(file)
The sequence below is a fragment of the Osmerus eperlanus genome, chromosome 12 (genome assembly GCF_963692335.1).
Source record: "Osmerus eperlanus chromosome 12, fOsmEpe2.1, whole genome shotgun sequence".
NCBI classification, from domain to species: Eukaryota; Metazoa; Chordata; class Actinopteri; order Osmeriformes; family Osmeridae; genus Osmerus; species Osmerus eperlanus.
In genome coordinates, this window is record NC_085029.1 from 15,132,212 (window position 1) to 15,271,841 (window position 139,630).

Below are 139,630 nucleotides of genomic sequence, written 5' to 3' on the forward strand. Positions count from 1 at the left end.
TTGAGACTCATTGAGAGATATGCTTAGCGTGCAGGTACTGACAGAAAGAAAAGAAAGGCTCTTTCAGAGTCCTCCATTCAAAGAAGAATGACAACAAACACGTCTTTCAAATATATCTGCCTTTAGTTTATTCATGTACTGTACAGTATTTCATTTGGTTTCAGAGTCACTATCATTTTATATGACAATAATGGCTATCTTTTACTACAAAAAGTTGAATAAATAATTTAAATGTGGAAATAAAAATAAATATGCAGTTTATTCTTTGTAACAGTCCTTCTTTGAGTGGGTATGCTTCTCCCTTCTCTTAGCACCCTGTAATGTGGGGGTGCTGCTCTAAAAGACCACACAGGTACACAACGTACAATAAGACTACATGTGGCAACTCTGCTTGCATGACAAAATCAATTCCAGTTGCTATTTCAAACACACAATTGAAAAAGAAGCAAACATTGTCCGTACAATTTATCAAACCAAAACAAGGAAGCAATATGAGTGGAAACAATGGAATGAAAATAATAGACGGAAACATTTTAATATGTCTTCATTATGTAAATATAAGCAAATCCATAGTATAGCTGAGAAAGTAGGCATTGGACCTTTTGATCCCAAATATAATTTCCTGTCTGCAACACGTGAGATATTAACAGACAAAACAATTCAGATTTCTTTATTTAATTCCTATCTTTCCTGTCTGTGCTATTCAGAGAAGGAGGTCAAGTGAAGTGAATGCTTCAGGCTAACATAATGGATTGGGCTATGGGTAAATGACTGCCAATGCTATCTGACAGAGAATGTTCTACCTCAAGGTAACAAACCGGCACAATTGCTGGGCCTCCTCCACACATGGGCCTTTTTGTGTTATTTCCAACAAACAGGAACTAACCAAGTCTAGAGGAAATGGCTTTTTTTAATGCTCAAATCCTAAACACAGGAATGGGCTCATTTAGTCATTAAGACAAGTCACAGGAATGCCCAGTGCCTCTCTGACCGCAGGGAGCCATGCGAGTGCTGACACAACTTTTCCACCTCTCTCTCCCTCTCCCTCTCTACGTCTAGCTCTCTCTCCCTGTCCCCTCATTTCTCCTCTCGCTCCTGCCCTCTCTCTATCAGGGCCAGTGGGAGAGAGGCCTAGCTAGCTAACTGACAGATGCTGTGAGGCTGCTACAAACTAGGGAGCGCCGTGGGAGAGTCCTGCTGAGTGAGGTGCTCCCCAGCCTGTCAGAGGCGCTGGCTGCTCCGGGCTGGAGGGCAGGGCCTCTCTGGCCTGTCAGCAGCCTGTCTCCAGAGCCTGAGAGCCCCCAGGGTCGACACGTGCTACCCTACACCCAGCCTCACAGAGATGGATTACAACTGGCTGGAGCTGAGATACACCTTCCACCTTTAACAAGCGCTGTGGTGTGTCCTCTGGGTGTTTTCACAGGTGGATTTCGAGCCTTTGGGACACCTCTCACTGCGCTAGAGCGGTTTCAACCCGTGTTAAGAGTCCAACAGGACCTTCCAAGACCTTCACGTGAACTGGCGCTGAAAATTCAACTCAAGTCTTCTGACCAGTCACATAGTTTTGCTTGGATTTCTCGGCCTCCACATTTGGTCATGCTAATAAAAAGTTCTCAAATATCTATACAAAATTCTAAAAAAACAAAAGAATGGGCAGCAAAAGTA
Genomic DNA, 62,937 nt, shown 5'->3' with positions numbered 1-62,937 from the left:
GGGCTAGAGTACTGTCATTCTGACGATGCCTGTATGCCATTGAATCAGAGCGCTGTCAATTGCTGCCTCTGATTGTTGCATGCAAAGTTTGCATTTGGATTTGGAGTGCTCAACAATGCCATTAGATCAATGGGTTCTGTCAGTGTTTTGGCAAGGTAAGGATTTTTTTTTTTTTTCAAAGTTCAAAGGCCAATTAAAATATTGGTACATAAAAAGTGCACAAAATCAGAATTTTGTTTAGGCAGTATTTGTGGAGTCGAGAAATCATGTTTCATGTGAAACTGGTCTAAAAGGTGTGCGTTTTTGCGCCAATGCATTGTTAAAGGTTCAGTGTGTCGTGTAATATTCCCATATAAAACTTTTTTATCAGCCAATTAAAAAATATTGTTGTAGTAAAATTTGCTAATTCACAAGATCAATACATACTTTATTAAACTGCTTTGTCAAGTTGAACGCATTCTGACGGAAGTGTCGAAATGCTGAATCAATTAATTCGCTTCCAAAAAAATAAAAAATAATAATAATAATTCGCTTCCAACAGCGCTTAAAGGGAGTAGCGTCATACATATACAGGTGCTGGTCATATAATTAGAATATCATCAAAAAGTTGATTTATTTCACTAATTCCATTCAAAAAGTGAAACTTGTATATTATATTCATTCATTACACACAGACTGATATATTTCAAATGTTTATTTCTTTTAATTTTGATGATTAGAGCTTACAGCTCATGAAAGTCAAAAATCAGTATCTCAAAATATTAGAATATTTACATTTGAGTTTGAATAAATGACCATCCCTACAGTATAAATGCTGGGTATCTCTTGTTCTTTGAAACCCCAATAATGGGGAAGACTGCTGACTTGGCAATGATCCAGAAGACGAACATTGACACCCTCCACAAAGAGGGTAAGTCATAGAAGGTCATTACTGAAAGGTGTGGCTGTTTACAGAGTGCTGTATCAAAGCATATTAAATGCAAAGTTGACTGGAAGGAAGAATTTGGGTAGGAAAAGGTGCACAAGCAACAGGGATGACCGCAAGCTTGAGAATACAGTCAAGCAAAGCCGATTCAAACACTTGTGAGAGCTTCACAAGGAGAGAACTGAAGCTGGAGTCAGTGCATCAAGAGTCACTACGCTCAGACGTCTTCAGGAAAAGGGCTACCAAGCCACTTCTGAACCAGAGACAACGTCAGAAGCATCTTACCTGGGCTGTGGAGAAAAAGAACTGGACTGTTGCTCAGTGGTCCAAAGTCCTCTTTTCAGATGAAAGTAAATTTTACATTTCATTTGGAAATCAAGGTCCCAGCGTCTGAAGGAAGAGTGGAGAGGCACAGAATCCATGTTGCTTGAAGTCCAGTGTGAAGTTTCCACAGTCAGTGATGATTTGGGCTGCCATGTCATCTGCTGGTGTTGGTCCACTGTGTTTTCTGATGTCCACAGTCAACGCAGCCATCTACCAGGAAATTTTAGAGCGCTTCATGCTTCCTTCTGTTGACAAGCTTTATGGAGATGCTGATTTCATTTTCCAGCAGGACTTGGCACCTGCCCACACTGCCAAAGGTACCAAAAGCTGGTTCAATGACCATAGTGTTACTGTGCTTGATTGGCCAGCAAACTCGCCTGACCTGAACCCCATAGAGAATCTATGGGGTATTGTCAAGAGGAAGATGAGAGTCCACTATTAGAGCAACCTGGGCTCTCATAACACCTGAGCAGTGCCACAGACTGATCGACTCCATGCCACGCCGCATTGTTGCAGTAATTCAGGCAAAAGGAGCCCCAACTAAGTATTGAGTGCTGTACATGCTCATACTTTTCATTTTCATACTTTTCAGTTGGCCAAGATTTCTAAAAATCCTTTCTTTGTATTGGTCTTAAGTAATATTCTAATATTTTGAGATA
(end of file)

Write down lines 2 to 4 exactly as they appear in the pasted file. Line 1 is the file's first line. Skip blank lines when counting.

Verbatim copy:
Source record: "Osmerus eperlanus chromosome 12, fOsmEpe2.1, whole genome shotgun sequence".
NCBI classification, from domain to species: Eukaryota; Metazoa; Chordata; class Actinopteri; order Osmeriformes; family Osmeridae; genus Osmerus; species Osmerus eperlanus.
In genome coordinates, this window is record NC_085029.1 from 15,132,212 (window position 1) to 15,271,841 (window position 139,630).